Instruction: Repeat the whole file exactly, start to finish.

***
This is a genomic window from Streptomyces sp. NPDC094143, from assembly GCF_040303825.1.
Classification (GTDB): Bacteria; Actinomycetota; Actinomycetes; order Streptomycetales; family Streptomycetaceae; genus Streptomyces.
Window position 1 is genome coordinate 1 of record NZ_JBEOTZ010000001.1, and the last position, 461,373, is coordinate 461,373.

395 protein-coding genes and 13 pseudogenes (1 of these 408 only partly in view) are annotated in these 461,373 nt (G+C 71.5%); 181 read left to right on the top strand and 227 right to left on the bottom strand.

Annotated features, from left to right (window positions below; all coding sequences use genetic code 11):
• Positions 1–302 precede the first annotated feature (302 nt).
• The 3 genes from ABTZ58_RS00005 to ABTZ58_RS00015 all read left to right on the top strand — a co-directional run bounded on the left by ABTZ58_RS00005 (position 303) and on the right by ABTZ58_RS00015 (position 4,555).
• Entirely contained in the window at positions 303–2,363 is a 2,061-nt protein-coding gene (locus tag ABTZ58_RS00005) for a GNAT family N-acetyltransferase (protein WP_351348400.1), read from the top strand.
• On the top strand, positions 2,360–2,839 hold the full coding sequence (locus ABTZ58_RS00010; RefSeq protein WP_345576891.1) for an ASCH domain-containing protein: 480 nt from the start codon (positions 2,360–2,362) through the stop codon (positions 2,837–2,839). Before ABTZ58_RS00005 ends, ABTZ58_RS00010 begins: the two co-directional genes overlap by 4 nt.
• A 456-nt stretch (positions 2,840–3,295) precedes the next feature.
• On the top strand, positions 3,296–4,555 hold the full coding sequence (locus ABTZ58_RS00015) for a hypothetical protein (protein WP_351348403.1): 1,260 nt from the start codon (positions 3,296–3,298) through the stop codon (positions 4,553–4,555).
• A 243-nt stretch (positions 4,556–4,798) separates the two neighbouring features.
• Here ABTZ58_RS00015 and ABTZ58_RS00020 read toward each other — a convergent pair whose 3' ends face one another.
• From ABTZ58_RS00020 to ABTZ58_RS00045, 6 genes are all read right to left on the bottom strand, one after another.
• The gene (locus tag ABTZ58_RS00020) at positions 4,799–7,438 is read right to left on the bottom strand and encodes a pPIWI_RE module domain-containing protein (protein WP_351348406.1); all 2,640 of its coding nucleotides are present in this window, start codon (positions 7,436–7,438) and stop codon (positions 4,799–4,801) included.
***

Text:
This is a genomic window from Streptomyces sp. NPDC094143, from assembly GCF_040303825.1.
Classification (GTDB): Bacteria; Actinomycetota; Actinomycetes; order Streptomycetales; family Streptomycetaceae; genus Streptomyces.
Window position 1 is genome coordinate 1 of record NZ_JBEOTZ010000001.1, and the last position, 461,373, is coordinate 461,373.

395 protein-coding genes and 13 pseudogenes (1 of these 408 only partly in view) are annotated in these 461,373 nt (G+C 71.5%); 181 read left to right on the top strand and 227 right to left on the bottom strand.

Annotated features, from left to right (window positions below; all coding sequences use genetic code 11):
• Positions 1–302 precede the first annotated feature (302 nt).
• The 3 genes from ABTZ58_RS00005 to ABTZ58_RS00015 all read left to right on the top strand — a co-directional run bounded on the left by ABTZ58_RS00005 (position 303) and on the right by ABTZ58_RS00015 (position 4,555).
• Entirely contained in the window at positions 303–2,363 is a 2,061-nt protein-coding gene (locus tag ABTZ58_RS00005) for a GNAT family N-acetyltransferase (protein WP_351348400.1), read from the top strand.
• On the top strand, positions 2,360–2,839 hold the full coding sequence (locus ABTZ58_RS00010; RefSeq protein WP_345576891.1) for an ASCH domain-containing protein: 480 nt from the start codon (positions 2,360–2,362) through the stop codon (positions 2,837–2,839). Before ABTZ58_RS00005 ends, ABTZ58_RS00010 begins: the two co-directional genes overlap by 4 nt.
• A 456-nt stretch (positions 2,840–3,295) precedes the next feature.
• On the top strand, positions 3,296–4,555 hold the full coding sequence (locus ABTZ58_RS00015) for a hypothetical protein (protein WP_351348403.1): 1,260 nt from the start codon (positions 3,296–3,298) through the stop codon (positions 4,553–4,555).
• A 243-nt stretch (positions 4,556–4,798) separates the two neighbouring features.
• Here ABTZ58_RS00015 and ABTZ58_RS00020 read toward each other — a convergent pair whose 3' ends face one another.
• From ABTZ58_RS00020 to ABTZ58_RS00045, 6 genes are all read right to left on the bottom strand, one after another.
• The gene (locus tag ABTZ58_RS00020) at positions 4,799–7,438 is read right to left on the bottom strand and encodes a pPIWI_RE module domain-containing protein (protein WP_351348406.1); all 2,640 of its coding nucleotides are present in this window, start codon (positions 7,436–7,438) and stop codon (positions 4,799–4,801) included.